Tag Archives: openeducationwk

EDEN Webinar – How To Be More Open: Advice for Educators and Researchers⤴

from

It’s Open Education Week and I’m delighted to be participating in a special EDEN webinar on How To Be More Open: Advice for Educators and Researchers.  I’ll be joining Fabio Nascimbeni, Catherine Cronin and Chrissi Nerantzi to discuss a range of questions including:

  • Why should I be more open in my practice and profession?
  • How do you practice openness (as researcher, teacher, student)?
  • How do we deal with the “publish or perish” reality?
  • What if my institution doesn’t allow me to be open?
  • I want to be more “open” as a teacher, researcher, or student. Where do I start? Advice from panelists.
  • What platforms/environments do you recommend in supporting my practice as an open academic?

The webinar, facilitated by EDEN Vice-President Lisa Marie Blaschke, takes place on  Wednesday 29th March, 14:00-15:00 CET and you can register here.

University of Edinburgh approves new OER Policy⤴

from @ Open World

edinburgh[Cross posted to Open Scotland]

As part of its on going commitment to open education, the University of Edinburgh has recently approved a new Open Educational Resources Policy, that encourages staff and students to use, create and publish OERs to enhance the quality of the student experience. The University is committed to supporting open and sustainable learning and teaching practices by encouraging engagement with OER within the curriculum, and supporting the development of digital literacies for both staff and students in their use of OERs.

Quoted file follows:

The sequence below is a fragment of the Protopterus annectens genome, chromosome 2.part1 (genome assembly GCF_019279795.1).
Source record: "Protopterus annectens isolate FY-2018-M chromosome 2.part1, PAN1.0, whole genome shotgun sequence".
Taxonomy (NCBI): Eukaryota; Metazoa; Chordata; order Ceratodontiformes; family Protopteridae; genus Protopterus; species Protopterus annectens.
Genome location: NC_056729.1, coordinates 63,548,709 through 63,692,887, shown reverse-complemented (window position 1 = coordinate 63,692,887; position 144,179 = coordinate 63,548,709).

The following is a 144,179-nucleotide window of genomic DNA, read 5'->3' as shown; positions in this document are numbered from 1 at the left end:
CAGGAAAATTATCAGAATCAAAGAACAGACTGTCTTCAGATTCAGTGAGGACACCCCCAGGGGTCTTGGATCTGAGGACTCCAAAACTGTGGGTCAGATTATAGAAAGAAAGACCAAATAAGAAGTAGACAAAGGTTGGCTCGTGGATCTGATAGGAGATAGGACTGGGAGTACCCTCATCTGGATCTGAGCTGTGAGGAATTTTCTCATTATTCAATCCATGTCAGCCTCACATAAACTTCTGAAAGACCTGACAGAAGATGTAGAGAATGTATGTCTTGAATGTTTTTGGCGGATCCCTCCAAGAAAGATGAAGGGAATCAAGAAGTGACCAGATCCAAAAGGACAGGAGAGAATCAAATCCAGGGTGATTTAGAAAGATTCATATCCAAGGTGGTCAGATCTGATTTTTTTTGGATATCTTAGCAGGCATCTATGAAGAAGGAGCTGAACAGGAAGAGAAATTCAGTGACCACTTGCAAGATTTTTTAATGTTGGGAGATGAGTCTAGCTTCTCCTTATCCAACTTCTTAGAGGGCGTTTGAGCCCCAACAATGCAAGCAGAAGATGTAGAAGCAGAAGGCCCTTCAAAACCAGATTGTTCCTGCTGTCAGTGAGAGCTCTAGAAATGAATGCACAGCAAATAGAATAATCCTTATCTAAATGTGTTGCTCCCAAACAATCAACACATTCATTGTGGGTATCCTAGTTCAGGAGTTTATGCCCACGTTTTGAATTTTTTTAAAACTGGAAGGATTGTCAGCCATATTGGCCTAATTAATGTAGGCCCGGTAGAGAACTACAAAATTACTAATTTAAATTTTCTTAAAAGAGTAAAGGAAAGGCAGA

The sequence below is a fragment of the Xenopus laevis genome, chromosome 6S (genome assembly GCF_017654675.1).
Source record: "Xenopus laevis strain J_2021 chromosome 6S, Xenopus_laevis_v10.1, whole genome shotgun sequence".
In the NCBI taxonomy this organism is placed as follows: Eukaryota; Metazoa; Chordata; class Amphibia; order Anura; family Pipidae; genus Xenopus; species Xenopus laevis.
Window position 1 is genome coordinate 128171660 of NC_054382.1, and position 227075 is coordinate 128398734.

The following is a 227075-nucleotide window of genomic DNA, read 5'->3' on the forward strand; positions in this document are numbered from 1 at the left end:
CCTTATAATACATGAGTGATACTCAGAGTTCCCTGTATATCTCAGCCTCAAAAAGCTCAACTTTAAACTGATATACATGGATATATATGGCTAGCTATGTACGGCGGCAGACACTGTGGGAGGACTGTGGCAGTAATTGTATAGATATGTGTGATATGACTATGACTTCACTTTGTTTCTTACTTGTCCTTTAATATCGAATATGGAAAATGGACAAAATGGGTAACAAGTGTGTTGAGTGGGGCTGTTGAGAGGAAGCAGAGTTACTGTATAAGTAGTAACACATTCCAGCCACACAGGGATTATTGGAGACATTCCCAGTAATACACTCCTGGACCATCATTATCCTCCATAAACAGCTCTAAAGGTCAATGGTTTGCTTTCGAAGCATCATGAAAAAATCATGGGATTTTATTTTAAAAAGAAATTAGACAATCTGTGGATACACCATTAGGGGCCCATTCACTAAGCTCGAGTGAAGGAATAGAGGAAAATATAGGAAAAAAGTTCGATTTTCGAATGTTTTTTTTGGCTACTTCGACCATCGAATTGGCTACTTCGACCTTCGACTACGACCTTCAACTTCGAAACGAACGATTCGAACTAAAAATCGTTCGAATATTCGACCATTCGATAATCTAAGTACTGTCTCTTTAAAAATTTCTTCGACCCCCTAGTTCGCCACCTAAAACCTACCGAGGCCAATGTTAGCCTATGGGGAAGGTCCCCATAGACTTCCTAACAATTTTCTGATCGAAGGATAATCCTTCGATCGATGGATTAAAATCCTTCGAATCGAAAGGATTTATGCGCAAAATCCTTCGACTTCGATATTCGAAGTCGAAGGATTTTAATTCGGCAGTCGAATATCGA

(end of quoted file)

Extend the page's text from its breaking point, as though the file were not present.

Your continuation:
The policy, together with supporting guidance from Open.Ed, intends to help colleagues in making informed decisions about the creation and use of open educational resources in support of the University’s OER vision. This vision builds on the history of the Edinburgh Settlement, the University’s excellence in teaching and learning, it’s unique research collections, and its civic mission.

The policy is based on University of Leeds OER Policy, which has already been adopted by the University of Greenwich and Glasgow Caledonian University. It’s interesting to note how this policy has been adapted by each institution that adopts it. The original policy describes open educational resources as

“…digitised teaching, learning and research resources that reside in the public domain or have been released by the copyright owner under an intellectual property licence (e.g. Creative Commons) that permits their use or re-purposing (re-use, revision, remixing, redistribution) by others.”

However Edinburgh has adapted this description to move towards a more active and inclusive definition of OER

“digital resources that are used in the context of teaching and learning (e.g. course material, images, video, multimedia resources, assessment items, etc.), which have been released by the copyright holder under an open licence (e.g. Creative Commons) permitting their use or re-purposing (re-use, revision, remixing, redistribution) by others.”

This definition aims to encompass the widest possible range of resources that can be used in teaching and learning, not just resources that are developed specifically for that purpose. This description acknowledges that it is often the context of use that makes a thing useful for teaching and learning, rather than some inherent property of the resource itself.